To measure proximity, the Network Analysis closest facility tool was used on ArcMap 10.2 and road proximity was calculated from each MB centroid to the closest retail facility, separately for each food retail outlet type. To measure density, a spatial join was used to count the availability of the different types of food outlets within each CAU. The results were adjusted for population density and expressed as the number of outlets per 1000 population. Kruskal–Wallis tests were conducted to compare density and proximity measures between quintiles of area socioeconomic deprivation.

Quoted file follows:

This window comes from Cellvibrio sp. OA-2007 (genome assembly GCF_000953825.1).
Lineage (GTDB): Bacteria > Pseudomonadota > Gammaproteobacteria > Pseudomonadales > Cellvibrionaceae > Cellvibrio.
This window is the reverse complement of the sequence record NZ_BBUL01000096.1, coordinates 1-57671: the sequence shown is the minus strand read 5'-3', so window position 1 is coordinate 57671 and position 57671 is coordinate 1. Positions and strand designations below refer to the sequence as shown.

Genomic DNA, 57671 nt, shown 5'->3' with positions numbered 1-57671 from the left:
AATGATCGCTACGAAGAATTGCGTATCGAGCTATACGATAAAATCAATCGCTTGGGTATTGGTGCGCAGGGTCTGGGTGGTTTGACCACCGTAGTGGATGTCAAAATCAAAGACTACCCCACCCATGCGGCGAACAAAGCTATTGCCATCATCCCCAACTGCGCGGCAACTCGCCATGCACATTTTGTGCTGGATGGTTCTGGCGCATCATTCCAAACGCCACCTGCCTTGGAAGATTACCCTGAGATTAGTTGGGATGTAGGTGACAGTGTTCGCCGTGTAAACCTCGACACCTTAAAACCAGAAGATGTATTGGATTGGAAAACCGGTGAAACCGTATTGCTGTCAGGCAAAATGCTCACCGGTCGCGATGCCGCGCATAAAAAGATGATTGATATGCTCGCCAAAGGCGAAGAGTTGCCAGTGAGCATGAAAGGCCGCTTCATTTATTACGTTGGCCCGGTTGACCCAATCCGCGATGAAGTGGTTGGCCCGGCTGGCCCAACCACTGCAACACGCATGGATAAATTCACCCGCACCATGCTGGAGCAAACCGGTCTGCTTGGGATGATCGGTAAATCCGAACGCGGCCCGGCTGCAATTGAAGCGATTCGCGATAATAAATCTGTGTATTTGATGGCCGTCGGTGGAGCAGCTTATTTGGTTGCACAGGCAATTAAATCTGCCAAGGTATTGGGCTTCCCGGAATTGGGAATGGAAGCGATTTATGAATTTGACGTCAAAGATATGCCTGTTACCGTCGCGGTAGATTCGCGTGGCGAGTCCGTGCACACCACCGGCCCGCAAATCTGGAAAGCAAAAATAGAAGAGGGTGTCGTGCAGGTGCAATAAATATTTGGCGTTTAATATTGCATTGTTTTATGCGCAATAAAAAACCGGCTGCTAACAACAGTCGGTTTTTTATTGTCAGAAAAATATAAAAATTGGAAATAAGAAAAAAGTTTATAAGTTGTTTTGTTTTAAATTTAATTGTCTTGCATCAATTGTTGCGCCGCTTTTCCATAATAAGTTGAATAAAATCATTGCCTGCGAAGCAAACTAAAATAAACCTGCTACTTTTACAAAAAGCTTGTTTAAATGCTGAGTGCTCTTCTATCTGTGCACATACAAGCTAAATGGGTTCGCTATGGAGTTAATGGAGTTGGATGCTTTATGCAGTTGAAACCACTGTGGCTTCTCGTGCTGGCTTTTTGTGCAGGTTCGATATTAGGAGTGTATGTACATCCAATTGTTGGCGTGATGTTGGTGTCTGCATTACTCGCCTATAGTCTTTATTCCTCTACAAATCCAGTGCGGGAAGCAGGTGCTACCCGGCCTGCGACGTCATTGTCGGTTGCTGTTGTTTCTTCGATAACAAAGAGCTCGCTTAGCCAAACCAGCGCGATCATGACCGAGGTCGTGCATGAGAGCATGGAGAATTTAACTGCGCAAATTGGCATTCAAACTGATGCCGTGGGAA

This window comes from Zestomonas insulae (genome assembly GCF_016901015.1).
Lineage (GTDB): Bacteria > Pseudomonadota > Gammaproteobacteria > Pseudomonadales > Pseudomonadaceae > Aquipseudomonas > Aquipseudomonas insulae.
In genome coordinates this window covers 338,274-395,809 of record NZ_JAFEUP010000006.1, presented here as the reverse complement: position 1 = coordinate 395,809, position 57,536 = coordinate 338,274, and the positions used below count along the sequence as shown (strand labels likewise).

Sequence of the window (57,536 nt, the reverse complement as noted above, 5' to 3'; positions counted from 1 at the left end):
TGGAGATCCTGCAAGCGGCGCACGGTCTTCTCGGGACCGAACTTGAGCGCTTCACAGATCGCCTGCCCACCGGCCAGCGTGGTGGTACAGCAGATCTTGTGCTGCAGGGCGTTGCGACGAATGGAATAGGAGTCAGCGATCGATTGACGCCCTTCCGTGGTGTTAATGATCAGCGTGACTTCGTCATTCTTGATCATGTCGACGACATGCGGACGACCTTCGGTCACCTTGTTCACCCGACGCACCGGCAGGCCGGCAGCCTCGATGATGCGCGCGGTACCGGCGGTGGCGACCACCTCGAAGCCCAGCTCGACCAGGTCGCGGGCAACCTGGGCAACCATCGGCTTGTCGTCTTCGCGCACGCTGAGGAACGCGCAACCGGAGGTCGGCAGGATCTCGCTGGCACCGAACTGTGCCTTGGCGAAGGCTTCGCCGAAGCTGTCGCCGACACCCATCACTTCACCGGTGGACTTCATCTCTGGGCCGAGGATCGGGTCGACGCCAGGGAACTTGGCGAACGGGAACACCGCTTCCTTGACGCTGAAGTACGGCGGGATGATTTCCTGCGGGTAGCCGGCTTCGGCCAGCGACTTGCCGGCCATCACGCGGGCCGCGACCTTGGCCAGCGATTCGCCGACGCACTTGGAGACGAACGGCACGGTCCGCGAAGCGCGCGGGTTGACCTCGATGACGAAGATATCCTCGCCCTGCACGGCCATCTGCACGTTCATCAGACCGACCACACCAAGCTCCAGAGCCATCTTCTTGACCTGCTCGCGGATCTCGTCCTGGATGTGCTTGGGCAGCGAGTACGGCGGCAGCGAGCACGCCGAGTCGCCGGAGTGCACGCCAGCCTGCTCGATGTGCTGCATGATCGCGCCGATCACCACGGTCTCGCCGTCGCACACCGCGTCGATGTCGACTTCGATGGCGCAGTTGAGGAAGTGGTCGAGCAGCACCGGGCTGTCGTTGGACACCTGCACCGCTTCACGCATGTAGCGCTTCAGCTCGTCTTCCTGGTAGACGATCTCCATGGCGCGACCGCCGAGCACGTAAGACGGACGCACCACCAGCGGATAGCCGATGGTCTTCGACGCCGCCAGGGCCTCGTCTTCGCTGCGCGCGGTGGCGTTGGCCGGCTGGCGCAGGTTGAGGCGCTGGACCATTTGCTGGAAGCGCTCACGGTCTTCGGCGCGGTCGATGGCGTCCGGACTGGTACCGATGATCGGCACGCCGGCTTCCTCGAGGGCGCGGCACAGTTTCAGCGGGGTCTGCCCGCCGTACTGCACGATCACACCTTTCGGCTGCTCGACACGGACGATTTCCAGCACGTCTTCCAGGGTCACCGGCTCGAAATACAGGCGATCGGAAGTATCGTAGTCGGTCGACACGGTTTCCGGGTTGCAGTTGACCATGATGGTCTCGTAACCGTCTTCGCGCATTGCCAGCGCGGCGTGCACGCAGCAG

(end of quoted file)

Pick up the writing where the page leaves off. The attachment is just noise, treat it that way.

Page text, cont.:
A Retail Food Environment Index (RFEI) was calculated for each CAU by dividing the number of unhealthy outlets (convenience stores, fast food/takeaway outlets) by the number of healthy outlets (supermarkets, fruit and vegetable stores) for each CAU. A higher RFEI suggests a greater relative density of unhealthy food outlets.